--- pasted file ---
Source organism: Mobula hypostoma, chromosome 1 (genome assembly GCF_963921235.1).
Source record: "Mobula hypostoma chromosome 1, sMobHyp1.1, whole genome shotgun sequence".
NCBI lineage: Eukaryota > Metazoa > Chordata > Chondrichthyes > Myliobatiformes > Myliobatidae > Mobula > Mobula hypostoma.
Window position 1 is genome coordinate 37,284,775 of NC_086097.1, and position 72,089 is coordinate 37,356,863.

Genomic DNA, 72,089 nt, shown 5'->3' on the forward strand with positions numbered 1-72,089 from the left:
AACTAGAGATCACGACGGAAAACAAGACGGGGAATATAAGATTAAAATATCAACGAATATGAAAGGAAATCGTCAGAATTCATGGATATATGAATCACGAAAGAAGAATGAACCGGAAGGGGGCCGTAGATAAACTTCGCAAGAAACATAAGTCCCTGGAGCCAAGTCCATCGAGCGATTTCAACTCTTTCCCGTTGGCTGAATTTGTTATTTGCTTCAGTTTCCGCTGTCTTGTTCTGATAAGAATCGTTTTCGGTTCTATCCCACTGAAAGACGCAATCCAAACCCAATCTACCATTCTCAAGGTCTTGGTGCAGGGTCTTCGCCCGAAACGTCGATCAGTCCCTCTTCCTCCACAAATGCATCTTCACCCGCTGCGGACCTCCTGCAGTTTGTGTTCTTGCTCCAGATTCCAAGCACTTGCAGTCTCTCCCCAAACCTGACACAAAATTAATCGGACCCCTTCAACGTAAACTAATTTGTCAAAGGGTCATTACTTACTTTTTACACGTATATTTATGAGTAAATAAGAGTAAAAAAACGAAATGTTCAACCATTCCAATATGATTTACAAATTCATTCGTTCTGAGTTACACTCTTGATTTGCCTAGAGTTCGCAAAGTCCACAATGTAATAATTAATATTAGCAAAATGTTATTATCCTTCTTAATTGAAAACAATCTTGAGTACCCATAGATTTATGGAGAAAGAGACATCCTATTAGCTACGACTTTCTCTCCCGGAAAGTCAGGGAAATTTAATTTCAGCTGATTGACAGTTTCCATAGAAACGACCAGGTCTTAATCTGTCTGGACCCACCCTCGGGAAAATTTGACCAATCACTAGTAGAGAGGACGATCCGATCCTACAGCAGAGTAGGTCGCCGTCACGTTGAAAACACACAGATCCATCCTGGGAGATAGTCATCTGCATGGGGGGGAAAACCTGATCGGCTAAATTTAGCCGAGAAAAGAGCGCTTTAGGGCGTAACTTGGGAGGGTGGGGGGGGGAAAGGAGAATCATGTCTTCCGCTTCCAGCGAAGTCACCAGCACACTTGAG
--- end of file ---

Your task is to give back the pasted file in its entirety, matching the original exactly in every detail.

Source organism: Mobula hypostoma, chromosome 1 (genome assembly GCF_963921235.1).
Source record: "Mobula hypostoma chromosome 1, sMobHyp1.1, whole genome shotgun sequence".
NCBI lineage: Eukaryota > Metazoa > Chordata > Chondrichthyes > Myliobatiformes > Myliobatidae > Mobula > Mobula hypostoma.
Window position 1 is genome coordinate 37,284,775 of NC_086097.1, and position 72,089 is coordinate 37,356,863.

Genomic DNA, 72,089 nt, shown 5'->3' on the forward strand with positions numbered 1-72,089 from the left:
AACTAGAGATCACGACGGAAAACAAGACGGGGAATATAAGATTAAAATATCAACGAATATGAAAGGAAATCGTCAGAATTCATGGATATATGAATCACGAAAGAAGAATGAACCGGAAGGGGGCCGTAGATAAACTTCGCAAGAAACATAAGTCCCTGGAGCCAAGTCCATCGAGCGATTTCAACTCTTTCCCGTTGGCTGAATTTGTTATTTGCTTCAGTTTCCGCTGTCTTGTTCTGATAAGAATCGTTTTCGGTTCTATCCCACTGAAAGACGCAATCCAAACCCAATCTACCATTCTCAAGGTCTTGGTGCAGGGTCTTCGCCCGAAACGTCGATCAGTCCCTCTTCCTCCACAAATGCATCTTCACCCGCTGCGGACCTCCTGCAGTTTGTGTTCTTGCTCCAGATTCCAAGCACTTGCAGTCTCTCCCCAAACCTGACACAAAATTAATCGGACCCCTTCAACGTAAACTAATTTGTCAAAGGGTCATTACTTACTTTTTACACGTATATTTATGAGTAAATAAGAGTAAAAAAACGAAATGTTCAACCATTCCAATATGATTTACAAATTCATTCGTTCTGAGTTACACTCTTGATTTGCCTAGAGTTCGCAAAGTCCACAATGTAATAATTAATATTAGCAAAATGTTATTATCCTTCTTAATTGAAAACAATCTTGAGTACCCATAGATTTATGGAGAAAGAGACATCCTATTAGCTACGACTTTCTCTCCCGGAAAGTCAGGGAAATTTAATTTCAGCTGATTGACAGTTTCCATAGAAACGACCAGGTCTTAATCTGTCTGGACCCACCCTCGGGAAAATTTGACCAATCACTAGTAGAGAGGACGATCCGATCCTACAGCAGAGTAGGTCGCCGTCACGTTGAAAACACACAGATCCATCCTGGGAGATAGTCATCTGCATGGGGGGGAAAACCTGATCGGCTAAATTTAGCCGAGAAAAGAGCGCTTTAGGGCGTAACTTGGGAGGGTGGGGGGGGGAAAGGAGAATCATGTCTTCCGCTTCCAGCGAAGTCACCAGCACACTTGAG